Masks are a great way of mitigating exposure for people with MCAS, Mastocytosis, histamine intolerance, severe allergies, multiple chemical sensitivity and other forms of mast cell activation disorder. They’re also good for people with compromised immune systems, as they cut down quite a bit on the spread of airborne germs. For these at risk groups, masks should be capable of blocking the smallest particulates possible. Choosing an N95 NIOSH certified mask is a good way to go, but there are masks that don’t specifically state whether or not they meet this standard but if you look at the definition, you’ll Vogmask’s do. They were designed to be used in cities with air quality problems and they do a great job of protecting you from exposure to many airborne particulates as small as .254 microns.
They’re also reasonably comfortable, much more so than the disposables I began with (which work just fine if that’s what you prefer). I love that they are washable and last approximately 2 years depending on wear and environmental exposure. In the long run, this makes them a lot more affordable than disposable masks and definitely more ecologically sound.
Vogmasks come clean quite easily, even if you get makeup on them. They simply need to be washed with dish soap and air dried on occasion, but should not be put in the washing machine or dryer. If you aren’t crazy about the ear loops, they have a hook you add to make a strap around your entire head, or you can easily modify yours by adding some elastic in place of the loops.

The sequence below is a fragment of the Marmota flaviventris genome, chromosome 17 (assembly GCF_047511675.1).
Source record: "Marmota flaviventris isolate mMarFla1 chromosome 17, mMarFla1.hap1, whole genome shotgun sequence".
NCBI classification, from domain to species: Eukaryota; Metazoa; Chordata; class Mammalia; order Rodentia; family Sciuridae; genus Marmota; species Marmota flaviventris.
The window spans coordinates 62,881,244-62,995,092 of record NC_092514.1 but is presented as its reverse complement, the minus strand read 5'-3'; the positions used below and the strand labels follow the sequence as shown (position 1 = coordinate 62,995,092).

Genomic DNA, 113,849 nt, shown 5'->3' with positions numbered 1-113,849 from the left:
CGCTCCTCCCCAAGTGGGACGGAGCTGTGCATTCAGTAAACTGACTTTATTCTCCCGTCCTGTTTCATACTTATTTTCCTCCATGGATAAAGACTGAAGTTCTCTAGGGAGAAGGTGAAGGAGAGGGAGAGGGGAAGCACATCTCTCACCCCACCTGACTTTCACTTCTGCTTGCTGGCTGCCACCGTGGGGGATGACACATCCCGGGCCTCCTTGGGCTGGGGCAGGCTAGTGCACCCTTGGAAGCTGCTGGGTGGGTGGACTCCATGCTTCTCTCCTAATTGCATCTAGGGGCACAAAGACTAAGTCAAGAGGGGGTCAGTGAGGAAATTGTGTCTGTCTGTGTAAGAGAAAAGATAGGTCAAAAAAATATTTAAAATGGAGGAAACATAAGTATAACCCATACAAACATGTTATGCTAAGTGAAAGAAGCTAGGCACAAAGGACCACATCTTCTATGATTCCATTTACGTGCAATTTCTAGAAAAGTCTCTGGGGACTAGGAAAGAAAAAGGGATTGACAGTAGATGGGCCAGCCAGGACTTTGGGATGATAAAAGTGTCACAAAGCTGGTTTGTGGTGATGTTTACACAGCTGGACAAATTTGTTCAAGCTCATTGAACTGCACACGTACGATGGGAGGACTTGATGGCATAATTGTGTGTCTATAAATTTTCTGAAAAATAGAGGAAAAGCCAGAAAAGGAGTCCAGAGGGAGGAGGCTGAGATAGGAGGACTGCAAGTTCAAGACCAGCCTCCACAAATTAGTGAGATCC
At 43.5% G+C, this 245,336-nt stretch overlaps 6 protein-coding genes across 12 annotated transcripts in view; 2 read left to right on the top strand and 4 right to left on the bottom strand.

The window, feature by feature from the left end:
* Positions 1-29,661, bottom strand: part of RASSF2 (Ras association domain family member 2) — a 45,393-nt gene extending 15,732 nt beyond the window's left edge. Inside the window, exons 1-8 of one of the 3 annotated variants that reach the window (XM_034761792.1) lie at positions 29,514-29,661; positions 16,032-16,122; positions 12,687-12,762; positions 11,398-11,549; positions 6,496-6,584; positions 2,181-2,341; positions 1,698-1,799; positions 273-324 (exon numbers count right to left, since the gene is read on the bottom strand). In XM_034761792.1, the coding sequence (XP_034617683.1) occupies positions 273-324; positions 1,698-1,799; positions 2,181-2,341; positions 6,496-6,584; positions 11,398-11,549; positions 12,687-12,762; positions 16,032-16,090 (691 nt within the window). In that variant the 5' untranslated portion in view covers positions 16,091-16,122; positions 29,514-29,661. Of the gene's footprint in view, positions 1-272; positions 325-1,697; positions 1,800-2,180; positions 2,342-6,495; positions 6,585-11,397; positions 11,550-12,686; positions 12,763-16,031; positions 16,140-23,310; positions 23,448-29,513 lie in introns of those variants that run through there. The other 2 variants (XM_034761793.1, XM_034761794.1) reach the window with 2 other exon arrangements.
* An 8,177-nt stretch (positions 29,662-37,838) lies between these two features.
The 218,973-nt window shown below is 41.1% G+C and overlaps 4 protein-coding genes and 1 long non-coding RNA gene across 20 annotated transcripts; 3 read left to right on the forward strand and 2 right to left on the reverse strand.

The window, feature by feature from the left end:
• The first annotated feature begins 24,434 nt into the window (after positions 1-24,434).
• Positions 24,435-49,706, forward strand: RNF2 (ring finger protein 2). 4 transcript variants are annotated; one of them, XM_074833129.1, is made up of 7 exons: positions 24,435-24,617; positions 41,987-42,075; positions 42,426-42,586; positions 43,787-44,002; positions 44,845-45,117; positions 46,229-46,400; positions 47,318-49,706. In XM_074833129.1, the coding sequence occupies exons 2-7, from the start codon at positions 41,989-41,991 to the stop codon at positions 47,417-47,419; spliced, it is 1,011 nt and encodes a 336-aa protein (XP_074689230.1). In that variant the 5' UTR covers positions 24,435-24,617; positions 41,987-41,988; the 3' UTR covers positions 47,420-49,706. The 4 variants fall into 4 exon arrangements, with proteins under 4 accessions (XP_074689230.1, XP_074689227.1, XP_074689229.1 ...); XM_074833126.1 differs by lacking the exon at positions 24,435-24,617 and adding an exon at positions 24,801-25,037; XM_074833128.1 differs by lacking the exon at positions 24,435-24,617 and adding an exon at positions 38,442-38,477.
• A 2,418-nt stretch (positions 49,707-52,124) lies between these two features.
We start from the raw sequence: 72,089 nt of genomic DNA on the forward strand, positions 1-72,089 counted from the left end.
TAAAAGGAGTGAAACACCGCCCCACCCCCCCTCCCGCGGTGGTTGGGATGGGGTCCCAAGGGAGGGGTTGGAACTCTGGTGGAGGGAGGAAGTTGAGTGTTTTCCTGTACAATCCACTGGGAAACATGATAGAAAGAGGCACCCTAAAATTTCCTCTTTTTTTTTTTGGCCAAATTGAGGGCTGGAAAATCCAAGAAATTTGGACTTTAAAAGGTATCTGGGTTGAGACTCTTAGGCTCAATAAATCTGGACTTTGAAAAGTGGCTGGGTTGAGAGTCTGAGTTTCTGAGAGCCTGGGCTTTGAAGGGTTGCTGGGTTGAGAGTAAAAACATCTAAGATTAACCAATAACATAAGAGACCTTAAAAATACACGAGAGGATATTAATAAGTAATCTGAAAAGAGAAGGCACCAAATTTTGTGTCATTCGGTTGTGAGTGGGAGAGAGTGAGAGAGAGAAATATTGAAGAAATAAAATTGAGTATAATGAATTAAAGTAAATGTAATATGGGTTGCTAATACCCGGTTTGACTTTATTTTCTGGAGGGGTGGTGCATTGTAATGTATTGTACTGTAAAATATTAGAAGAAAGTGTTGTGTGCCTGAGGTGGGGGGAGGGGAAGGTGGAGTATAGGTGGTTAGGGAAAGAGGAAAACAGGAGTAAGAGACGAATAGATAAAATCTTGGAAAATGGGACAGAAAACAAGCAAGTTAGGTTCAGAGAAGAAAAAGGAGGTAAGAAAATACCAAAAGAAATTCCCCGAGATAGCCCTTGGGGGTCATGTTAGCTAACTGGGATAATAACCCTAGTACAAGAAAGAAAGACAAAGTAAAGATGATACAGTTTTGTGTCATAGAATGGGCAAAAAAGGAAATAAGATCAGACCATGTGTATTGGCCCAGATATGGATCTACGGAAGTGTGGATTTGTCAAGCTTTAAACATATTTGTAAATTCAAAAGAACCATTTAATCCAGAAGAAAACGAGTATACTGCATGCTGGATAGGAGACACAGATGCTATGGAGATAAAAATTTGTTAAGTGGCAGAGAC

Vogmasks offer superior protection; PM 2.5 particles in air pollution and other microscopic airborne contaminants, regardless of whether you choose a VMVC (single exhalation valve) or the VMV2C (with dual exhalation vales). Vogmasks all come with adjustable nose clips to help ensure proper placement and prevention of leaks that might fog up glasses.
When choosing your mask, you want to make sure you get the right size to avoid gaping and ensure a proper fit so you are exposed to the least amount of airborne particles possible. I have a large, which is recommended for most adults:
SIZE GUIDE ~ Measure from bridge of nose to bottom of chin: SMALL – under 9 cm (3.55 inches) | MEDIUM – up to 10 cm (3.95 inches) | LARGE – over 10.16 cm (4 inches). Most adults wear Large.
If you still have questions about Vogmasks, take a look at this guide for allergy users: Vogmask FAQs
So Many Styles…
There are many vogmask patterns and colors to choose from, but stock varies quite a lot. Here are the listings of currently available masks in both styles:
8 VMVC Vogmasks in Sizes S-L– This set includes the very popular zebra print, however it was only available in small when last I checked, but this listing will get you to all 8 of the above styles in all sizes available.
Vogmask VMVC in 8 styles, sizes M-L – These are the exact same masks as above, only in more styles.
5 VMV2C Vogmasks in Sizes S-L – This listing is for the masks with dual exhalation valves in solids colors, as shown above. One of these will likely be my next mask, for those days I want something a little less obvious.